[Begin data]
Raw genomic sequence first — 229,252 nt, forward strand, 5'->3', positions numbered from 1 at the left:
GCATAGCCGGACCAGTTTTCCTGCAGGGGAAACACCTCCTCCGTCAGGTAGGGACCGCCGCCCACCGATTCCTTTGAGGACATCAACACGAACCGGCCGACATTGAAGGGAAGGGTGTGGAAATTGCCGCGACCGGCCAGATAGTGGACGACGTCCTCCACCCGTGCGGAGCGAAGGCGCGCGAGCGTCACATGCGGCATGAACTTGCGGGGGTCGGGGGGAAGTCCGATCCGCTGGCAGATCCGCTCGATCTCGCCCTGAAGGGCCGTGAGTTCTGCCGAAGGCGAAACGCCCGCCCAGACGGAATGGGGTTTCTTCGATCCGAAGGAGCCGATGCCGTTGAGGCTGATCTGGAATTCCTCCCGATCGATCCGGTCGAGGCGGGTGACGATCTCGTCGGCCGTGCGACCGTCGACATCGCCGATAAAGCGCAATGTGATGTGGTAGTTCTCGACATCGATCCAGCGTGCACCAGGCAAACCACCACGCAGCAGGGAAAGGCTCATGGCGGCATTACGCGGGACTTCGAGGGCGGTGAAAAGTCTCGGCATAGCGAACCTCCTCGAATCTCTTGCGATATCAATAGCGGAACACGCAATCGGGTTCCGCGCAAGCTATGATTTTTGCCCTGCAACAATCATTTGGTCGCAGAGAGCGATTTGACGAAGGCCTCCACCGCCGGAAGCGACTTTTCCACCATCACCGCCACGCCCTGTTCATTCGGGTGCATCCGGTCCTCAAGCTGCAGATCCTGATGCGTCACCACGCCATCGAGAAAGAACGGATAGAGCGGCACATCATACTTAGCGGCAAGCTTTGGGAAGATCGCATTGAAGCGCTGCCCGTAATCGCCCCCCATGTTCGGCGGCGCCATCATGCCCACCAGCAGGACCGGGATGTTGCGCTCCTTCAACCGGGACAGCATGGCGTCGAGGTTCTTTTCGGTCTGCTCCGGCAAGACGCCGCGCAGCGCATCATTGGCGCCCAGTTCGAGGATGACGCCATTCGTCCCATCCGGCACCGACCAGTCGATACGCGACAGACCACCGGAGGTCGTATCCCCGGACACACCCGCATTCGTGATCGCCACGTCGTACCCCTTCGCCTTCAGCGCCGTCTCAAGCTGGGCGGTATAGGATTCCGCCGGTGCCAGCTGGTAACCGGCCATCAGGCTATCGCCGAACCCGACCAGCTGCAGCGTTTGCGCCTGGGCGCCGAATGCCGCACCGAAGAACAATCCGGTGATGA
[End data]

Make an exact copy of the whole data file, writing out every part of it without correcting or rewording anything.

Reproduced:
Raw genomic sequence first — 229,252 nt, forward strand, 5'->3', positions numbered from 1 at the left:
GCATAGCCGGACCAGTTTTCCTGCAGGGGAAACACCTCCTCCGTCAGGTAGGGACCGCCGCCCACCGATTCCTTTGAGGACATCAACACGAACCGGCCGACATTGAAGGGAAGGGTGTGGAAATTGCCGCGACCGGCCAGATAGTGGACGACGTCCTCCACCCGTGCGGAGCGAAGGCGCGCGAGCGTCACATGCGGCATGAACTTGCGGGGGTCGGGGGGAAGTCCGATCCGCTGGCAGATCCGCTCGATCTCGCCCTGAAGGGCCGTGAGTTCTGCCGAAGGCGAAACGCCCGCCCAGACGGAATGGGGTTTCTTCGATCCGAAGGAGCCGATGCCGTTGAGGCTGATCTGGAATTCCTCCCGATCGATCCGGTCGAGGCGGGTGACGATCTCGTCGGCCGTGCGACCGTCGACATCGCCGATAAAGCGCAATGTGATGTGGTAGTTCTCGACATCGATCCAGCGTGCACCAGGCAAACCACCACGCAGCAGGGAAAGGCTCATGGCGGCATTACGCGGGACTTCGAGGGCGGTGAAAAGTCTCGGCATAGCGAACCTCCTCGAATCTCTTGCGATATCAATAGCGGAACACGCAATCGGGTTCCGCGCAAGCTATGATTTTTGCCCTGCAACAATCATTTGGTCGCAGAGAGCGATTTGACGAAGGCCTCCACCGCCGGAAGCGACTTTTCCACCATCACCGCCACGCCCTGTTCATTCGGGTGCATCCGGTCCTCAAGCTGCAGATCCTGATGCGTCACCACGCCATCGAGAAAGAACGGATAGAGCGGCACATCATACTTAGCGGCAAGCTTTGGGAAGATCGCATTGAAGCGCTGCCCGTAATCGCCCCCCATGTTCGGCGGCGCCATCATGCCCACCAGCAGGACCGGGATGTTGCGCTCCTTCAACCGGGACAGCATGGCGTCGAGGTTCTTTTCGGTCTGCTCCGGCAAGACGCCGCGCAGCGCATCATTGGCGCCCAGTTCGAGGATGACGCCATTCGTCCCATCCGGCACCGACCAGTCGATACGCGACAGACCACCGGAGGTCGTATCCCCGGACACACCCGCATTCGTGATCGCCACGTCGTACCCCTTCGCCTTCAGCGCCGTCTCAAGCTGGGCGGTATAGGATTCCGCCGGTGCCAGCTGGTAACCGGCCATCAGGCTATCGCCGAACCCGACCAGCTGCAGCGTTTGCGCCTGGGCGCCGAATGCCGCACCGAAGAACAATCCGGTGATGA